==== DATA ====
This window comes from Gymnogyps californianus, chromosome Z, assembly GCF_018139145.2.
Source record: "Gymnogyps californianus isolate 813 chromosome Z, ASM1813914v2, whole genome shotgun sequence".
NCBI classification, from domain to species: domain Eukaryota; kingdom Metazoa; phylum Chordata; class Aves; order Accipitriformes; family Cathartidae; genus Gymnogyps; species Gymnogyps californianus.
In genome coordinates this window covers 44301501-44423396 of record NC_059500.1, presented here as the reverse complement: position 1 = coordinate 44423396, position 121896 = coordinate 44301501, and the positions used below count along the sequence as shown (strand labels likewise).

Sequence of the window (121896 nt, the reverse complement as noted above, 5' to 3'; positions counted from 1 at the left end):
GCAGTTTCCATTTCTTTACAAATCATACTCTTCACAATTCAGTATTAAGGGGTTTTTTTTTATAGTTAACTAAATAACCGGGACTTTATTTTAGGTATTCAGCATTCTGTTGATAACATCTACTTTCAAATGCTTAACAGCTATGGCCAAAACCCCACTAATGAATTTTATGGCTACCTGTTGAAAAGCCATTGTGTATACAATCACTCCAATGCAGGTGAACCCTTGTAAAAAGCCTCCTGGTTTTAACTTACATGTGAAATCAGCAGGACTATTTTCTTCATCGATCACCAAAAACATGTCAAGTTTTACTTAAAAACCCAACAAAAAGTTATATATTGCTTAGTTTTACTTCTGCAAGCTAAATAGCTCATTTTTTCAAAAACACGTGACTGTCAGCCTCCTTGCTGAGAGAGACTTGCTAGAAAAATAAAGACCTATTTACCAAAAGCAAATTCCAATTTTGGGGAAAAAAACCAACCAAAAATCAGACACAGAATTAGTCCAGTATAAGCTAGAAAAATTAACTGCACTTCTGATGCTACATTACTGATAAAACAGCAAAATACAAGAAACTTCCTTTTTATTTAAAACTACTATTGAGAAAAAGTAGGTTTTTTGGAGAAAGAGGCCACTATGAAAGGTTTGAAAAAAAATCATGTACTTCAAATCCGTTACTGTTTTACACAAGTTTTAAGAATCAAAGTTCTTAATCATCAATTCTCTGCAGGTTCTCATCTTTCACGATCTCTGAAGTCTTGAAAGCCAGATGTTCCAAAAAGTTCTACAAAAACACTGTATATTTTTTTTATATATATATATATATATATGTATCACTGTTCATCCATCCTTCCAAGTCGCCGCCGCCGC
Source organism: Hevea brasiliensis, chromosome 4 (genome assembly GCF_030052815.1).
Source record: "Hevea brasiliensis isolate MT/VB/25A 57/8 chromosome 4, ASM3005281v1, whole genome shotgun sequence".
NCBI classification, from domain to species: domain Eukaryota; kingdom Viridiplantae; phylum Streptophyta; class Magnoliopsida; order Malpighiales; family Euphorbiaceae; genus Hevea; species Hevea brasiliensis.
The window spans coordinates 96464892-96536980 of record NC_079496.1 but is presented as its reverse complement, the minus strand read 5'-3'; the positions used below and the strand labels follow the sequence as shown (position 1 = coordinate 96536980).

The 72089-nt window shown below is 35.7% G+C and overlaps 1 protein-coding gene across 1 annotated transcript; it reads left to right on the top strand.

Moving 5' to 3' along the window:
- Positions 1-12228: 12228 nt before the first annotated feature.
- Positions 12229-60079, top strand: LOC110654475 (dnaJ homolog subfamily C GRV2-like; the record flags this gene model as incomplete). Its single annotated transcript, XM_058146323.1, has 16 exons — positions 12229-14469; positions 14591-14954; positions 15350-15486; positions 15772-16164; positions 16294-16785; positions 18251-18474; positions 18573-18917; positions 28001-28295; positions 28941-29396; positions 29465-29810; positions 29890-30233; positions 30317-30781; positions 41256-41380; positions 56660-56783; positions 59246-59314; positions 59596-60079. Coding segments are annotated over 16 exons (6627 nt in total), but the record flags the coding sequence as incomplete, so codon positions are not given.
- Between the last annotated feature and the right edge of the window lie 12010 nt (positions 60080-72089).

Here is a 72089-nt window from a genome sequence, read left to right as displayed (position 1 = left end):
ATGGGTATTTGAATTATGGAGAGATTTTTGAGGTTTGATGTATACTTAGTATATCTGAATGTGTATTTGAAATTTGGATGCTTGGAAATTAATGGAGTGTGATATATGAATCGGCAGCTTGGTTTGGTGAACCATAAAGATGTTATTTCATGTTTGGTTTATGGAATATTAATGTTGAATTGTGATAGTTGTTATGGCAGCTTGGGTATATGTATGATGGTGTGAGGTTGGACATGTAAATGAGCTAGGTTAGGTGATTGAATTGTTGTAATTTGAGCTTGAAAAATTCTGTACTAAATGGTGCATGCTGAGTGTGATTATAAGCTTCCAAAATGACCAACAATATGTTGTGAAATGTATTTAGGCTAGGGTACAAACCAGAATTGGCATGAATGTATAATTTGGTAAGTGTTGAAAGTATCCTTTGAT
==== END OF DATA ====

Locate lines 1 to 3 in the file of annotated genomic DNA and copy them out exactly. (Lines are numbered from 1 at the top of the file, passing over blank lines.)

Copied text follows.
This window comes from Gymnogyps californianus, chromosome Z, assembly GCF_018139145.2.
Source record: "Gymnogyps californianus isolate 813 chromosome Z, ASM1813914v2, whole genome shotgun sequence".
NCBI classification, from domain to species: domain Eukaryota; kingdom Metazoa; phylum Chordata; class Aves; order Accipitriformes; family Cathartidae; genus Gymnogyps; species Gymnogyps californianus.